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A very special vine



  When I made the decision to surround my 1890’s home with chain link fencing, I had a lot of negative response from my friends. To the point of saying “you are kidding aren’t you?”  Oh well, there is no explaining my poor taste.  But there was a method to my madness - I wanted security for my sweet animals and I wanted a place to grow vines and other plants that need the support of a fence. 

  I have not regretted my decision for one minute. Especially when the honeysuckle and the clematis are blooming. It is also a great support for lilies, roses and gladiolus.

  But, right now it is a wonderful support for my favorite honeysuckle - the trumpet honeysuckle. 

Trumpet honeysuckle vines in Kathy’s garden.    Special photos

   When I grew up in the place I now call my “Homeplace,” my mother would send my father into the woods to find a red trumpet honeysuckle to cover any stump that happened to occur in our landscape. I always (even in Horticulture graduate school) thought of trumpet honeysuckle as a stump-covering plant. My mother loved these lovely little vines that are slowly aggressive in such a wonderful way.

  As I studied plants, I found several cultivars of our native red trumpet honeysuckle, Lonicera sempervirens. There is the bright red ‘Major Wheeler,’ the yellow, ‘John Clayton’  and the tangerine ‘Dropmore Scarlet,’ the very red Alabama Crimson,’ the yellow ‘Flava,’ ‘Leo’ which is a free-flowering clone of the native red one, ‘Sulfurea,’ a bright yellow and one named for a Madison, Georgia nursery ‘Cedar Lane’ which is a dependable re-bloomer. There may be other cultivars, but most would just be duplicates of these. I have a yellow one, a red with yellow throat  and a bright red one. I am not sure of their cultivar names. Sometimes you may see them listed as “coral vines.”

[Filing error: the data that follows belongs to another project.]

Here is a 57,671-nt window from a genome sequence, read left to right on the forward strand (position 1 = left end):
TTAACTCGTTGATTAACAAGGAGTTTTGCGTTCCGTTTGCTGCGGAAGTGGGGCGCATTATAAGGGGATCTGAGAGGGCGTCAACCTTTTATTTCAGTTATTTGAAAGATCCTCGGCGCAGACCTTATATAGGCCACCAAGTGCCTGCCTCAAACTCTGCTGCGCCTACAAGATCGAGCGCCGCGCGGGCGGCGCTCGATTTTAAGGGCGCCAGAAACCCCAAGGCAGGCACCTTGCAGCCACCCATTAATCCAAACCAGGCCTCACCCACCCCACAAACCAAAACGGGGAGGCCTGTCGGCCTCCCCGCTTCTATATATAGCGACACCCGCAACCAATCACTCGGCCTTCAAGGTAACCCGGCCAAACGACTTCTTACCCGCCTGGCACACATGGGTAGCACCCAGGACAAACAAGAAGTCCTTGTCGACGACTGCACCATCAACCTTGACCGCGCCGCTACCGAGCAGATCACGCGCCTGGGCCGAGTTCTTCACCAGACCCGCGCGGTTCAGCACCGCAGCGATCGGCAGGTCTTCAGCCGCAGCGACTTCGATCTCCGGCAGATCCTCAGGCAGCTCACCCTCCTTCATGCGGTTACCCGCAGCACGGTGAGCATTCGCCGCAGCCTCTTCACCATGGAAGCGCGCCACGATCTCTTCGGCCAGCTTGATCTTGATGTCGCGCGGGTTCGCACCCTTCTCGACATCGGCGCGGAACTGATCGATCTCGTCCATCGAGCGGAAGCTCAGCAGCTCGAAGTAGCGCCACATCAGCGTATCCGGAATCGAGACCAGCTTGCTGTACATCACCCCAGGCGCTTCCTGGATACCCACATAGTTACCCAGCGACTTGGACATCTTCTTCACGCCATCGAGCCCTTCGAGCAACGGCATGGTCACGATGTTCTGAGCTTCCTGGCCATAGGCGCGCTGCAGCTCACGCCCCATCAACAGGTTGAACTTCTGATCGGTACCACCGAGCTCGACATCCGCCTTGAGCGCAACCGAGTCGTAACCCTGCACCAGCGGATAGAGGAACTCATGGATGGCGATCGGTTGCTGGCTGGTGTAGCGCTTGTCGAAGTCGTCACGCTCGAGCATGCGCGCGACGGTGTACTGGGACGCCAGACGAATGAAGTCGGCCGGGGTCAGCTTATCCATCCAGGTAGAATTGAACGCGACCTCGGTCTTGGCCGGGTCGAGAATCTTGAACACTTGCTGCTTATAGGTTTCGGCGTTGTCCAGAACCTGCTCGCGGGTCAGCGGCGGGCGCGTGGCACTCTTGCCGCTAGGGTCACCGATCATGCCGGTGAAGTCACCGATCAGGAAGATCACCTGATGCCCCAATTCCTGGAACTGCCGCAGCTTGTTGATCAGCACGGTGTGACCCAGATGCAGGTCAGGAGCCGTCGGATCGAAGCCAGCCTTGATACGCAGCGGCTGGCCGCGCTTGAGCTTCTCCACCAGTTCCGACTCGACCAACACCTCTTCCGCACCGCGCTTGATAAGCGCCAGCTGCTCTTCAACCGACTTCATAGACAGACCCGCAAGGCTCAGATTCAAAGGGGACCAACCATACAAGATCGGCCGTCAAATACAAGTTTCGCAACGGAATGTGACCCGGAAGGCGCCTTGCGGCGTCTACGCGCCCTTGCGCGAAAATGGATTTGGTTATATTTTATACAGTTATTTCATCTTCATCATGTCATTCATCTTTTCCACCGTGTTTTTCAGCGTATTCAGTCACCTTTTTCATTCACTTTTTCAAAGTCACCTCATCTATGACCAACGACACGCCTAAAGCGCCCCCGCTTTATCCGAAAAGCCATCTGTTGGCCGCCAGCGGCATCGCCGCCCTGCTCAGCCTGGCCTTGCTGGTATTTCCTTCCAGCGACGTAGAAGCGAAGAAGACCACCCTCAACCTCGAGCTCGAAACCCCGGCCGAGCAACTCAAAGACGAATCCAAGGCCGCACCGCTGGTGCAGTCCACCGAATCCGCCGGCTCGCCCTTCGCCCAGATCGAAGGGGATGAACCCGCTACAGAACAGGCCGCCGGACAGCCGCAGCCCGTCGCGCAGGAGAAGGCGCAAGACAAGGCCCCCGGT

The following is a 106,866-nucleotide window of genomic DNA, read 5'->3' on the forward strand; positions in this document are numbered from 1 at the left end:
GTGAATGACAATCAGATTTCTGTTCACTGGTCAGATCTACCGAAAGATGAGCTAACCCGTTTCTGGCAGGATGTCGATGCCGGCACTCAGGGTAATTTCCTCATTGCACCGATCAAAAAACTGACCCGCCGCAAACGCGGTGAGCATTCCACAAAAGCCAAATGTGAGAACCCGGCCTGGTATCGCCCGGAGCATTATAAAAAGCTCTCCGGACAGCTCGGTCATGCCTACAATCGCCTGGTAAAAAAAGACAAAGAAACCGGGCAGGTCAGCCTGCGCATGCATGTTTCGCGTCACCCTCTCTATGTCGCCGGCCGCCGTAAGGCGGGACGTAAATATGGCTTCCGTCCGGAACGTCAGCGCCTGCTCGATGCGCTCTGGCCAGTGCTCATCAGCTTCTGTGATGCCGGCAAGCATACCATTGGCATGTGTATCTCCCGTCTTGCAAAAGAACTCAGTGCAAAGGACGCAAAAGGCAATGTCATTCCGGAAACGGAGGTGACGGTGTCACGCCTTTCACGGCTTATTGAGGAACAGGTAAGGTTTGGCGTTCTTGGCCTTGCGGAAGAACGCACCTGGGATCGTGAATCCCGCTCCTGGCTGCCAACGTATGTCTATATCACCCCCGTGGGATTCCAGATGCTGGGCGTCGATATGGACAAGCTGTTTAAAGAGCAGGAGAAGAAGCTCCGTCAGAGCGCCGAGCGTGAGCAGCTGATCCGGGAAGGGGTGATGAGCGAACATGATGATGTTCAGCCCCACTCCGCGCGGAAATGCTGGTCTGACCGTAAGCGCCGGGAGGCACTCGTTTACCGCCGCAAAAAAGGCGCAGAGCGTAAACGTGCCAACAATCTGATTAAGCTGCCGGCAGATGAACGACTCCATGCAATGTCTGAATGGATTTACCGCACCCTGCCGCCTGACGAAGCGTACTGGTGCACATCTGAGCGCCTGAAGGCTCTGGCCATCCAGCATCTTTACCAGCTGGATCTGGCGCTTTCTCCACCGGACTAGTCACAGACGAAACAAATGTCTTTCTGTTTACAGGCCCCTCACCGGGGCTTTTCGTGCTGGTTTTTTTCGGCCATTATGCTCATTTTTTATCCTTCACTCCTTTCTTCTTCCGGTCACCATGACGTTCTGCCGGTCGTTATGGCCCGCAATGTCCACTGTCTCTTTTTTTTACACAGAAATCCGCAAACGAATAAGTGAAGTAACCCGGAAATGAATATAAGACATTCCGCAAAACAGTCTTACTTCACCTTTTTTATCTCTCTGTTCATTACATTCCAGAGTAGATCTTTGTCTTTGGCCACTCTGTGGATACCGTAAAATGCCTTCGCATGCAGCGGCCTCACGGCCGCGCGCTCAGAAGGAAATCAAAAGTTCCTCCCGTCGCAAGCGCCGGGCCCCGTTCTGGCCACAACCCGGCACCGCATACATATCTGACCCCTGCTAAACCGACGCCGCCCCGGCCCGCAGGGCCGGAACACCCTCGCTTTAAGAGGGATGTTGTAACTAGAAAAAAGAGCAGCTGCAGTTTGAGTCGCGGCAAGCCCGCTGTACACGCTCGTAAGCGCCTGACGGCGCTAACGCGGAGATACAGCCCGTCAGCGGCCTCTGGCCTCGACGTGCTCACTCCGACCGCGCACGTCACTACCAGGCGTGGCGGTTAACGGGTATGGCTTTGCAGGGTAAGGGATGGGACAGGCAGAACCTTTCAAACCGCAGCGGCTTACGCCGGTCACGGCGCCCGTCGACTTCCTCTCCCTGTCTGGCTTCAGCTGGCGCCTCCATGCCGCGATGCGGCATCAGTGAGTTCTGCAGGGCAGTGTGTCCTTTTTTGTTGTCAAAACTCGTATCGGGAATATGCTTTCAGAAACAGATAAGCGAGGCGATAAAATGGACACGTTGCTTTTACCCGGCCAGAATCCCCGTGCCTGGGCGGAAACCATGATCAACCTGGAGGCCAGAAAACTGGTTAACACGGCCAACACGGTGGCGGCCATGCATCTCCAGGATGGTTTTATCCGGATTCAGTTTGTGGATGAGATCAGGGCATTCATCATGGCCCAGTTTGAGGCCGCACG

All are excellent and if you have the notion, they would make an excellent collection. 

  They are low-maintenance plants the are larva food for spring azure butterflies and attract others with their flowers; the bees love them, so do the early arriving hummingbirds.   They are drought tolerant, yet they love moist soil. These will not invade your landscape, but will love to climb around your snowball bush and make your neighbors so envious of your landscape.

  Grow these lovely vines in sun to partial shade where they can twine around something. They decorate arbors, fences, poles, and even corners of buildings (if you put a little wire for them to climb upon. And do not forget to cover those stumps!

  As you know, I love simple plants that survive with neglect.  This is one plant, that when established will perform beautifully for years and will never cease to amaze you in the garden as it matures.



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